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The Auschwitz Photographer

The Auschwitz Photographer

Based on the true story of Wilhelm Brasse

  • Author: Luca Crippa,Maurizio Onnis
  • Publisher: Random House
  • ISBN: 1473577853
  • Category: Biography & Autobiography
  • Page: 272
  • View: 9403
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'I looked death in the eyes. I did it fifty thousand times...' Wilhelm Brasse _______________ In 1939, after Germany invaded Poland, Wilhelm Brasse was asked to swear allegiance to Hitler and join the Wehrmacht. He refused. He was deported to Auschwitz as political prisoner number 3444. A trained portrait photographer, he was ordered by the SS to photograph the inner workings of the camp. He took identification photographs of the prisoners as they entered the camp, captured the criminal medical experiments of Josef Mengele, and recorded executions. Between 1940 and 1945, Brasse took around 50,000 photographs of the horror around him. He took them because he had no choice. Eventually, Brasse's conscience no longer allowed him to hide behind his camera. First he risked his life by joining the camp's resistance movement, faking documents for prisoners, trying to smuggle images to the outside world to reveal what was happening. Then, when Soviet troops finally advanced on the camp to liberate it, Brasse refused SS orders to destroy his photographs. 'Because the world must know,' he said. For readers of The Librarian of Auschwitz and The Boy Who Followed His Father into Auschwitz, this extraordinary true story of horror, hope and courage lies at the very heart of the Holocaust. _______________ 'Brasse has left us with a powerful legacy in images. Because of them we can see the victims of the Holocaust as human and not statistics.' Fergal Keane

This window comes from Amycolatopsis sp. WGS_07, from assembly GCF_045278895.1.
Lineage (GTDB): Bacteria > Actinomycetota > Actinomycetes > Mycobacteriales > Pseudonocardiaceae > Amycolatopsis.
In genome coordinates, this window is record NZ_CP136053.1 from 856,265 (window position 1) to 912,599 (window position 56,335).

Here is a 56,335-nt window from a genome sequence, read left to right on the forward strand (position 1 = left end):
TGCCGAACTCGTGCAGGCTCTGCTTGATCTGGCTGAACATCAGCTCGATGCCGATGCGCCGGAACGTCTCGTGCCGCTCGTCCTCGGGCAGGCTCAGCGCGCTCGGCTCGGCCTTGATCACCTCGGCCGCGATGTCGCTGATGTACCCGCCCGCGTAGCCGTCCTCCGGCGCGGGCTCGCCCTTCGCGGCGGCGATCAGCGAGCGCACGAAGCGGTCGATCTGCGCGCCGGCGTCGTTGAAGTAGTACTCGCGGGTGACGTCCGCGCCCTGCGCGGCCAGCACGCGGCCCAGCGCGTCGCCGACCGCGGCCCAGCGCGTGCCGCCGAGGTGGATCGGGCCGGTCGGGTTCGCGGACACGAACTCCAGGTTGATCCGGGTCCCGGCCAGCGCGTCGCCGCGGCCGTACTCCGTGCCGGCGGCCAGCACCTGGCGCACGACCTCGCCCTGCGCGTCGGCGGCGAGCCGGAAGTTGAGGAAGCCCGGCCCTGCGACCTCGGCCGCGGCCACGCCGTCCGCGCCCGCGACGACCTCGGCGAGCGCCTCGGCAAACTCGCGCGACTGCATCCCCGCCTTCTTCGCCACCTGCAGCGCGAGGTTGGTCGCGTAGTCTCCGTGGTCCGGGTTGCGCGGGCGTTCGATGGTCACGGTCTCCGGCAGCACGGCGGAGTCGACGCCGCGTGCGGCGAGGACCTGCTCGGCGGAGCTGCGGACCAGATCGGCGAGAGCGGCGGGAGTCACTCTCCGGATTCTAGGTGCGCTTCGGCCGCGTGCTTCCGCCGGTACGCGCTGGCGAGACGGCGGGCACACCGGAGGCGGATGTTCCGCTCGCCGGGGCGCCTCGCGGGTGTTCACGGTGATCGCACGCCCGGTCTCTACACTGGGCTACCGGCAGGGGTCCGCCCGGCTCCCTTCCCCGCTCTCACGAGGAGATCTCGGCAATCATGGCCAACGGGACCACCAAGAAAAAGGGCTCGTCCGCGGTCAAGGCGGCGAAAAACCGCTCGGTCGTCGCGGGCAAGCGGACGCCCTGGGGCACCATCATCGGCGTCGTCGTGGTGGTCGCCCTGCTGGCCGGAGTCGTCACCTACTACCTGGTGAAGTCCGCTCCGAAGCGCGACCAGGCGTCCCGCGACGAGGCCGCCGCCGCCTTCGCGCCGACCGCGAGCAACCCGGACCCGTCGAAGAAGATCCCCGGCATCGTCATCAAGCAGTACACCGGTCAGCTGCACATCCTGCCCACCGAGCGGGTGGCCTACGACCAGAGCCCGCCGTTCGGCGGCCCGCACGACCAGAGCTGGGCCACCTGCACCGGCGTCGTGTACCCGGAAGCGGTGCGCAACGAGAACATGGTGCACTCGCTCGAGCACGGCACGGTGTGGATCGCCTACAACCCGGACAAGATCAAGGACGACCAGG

The Stone Crusher

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The Stone Crusher

The Stone Crusher

The True Story of a Father and Son's Fight for Survival in Auschwitz

  • Author: Jeremy Dronfield
  • Publisher: N.A
  • ISBN: 9781613739631
  • Category: BIOGRAPHY & AUTOBIOGRAPHY
  • Page: 400
  • View: 3479
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"Along with his 16-year old son Fritz, Gustav Kleinmann, a Jewish upholsterer in Vienna, was sent to Buchenwald in Germany, where a new concentration camp was being built.Gustav kept his diary hidden throughout his six years in the death camps--even Fritz knew nothing of it"--

Obsessed

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Obsessed

Obsessed

  • Author: Ted Dekker
  • Publisher: Thomas Nelson
  • ISBN: 1418509183
  • Category: Fiction
  • Page: 400
  • View: 8638
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Stephen Friedman is making a good living in good times. He's just an ordinary guy. Or so he thinks. But one day an extraordinary piece of information tells him differently. It's a clue from the grave of a Holocaust survivor. A clue that makes him heir to an incredible fortune . . . a clue that only he and one other man can possibly understand. That man is Roth Braun, a serial killer who has been waiting for Stephen for thirty years. Roth was stopped once before. This time nothing will get in his way. Known worldwide for page-turning, adrenaline-laced thrillers, Dekker raises the stakes in this story of passion, revenge, and an all-consuming obsession for the ultimate treasure.